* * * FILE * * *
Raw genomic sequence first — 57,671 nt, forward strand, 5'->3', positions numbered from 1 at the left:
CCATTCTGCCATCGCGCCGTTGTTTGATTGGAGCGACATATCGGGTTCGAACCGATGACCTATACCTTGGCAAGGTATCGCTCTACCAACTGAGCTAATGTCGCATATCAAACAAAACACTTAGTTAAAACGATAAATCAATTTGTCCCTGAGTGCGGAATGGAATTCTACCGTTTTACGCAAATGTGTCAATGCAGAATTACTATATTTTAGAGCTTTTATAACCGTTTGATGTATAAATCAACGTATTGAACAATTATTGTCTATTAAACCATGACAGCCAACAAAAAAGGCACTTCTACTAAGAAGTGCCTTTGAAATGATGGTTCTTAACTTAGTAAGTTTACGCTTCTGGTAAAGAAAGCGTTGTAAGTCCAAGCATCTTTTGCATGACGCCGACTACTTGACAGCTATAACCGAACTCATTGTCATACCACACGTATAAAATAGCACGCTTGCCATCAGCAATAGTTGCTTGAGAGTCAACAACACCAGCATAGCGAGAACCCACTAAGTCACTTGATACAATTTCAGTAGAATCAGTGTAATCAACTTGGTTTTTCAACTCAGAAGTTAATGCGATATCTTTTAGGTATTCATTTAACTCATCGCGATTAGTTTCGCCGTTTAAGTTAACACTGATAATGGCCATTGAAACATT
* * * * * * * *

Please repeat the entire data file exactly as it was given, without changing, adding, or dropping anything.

Raw genomic sequence first — 57,671 nt, forward strand, 5'->3', positions numbered from 1 at the left:
CCATTCTGCCATCGCGCCGTTGTTTGATTGGAGCGACATATCGGGTTCGAACCGATGACCTATACCTTGGCAAGGTATCGCTCTACCAACTGAGCTAATGTCGCATATCAAACAAAACACTTAGTTAAAACGATAAATCAATTTGTCCCTGAGTGCGGAATGGAATTCTACCGTTTTACGCAAATGTGTCAATGCAGAATTACTATATTTTAGAGCTTTTATAACCGTTTGATGTATAAATCAACGTATTGAACAATTATTGTCTATTAAACCATGACAGCCAACAAAAAAGGCACTTCTACTAAGAAGTGCCTTTGAAATGATGGTTCTTAACTTAGTAAGTTTACGCTTCTGGTAAAGAAAGCGTTGTAAGTCCAAGCATCTTTTGCATGACGCCGACTACTTGACAGCTATAACCGAACTCATTGTCATACCACACGTATAAAATAGCACGCTTGCCATCAGCAATAGTTGCTTGAGAGTCAACAACACCAGCATAGCGAGAACCCACTAAGTCACTTGATACAATTTCAGTAGAATCAGTGTAATCAACTTGGTTTTTCAACTCAGAAGTTAATGCGATATCTTTTAGGTATTCATTTAACTCATCGCGATTAGTTTCGCCGTTTAAGTTAACACTGATAATGGCCATTGAAACATT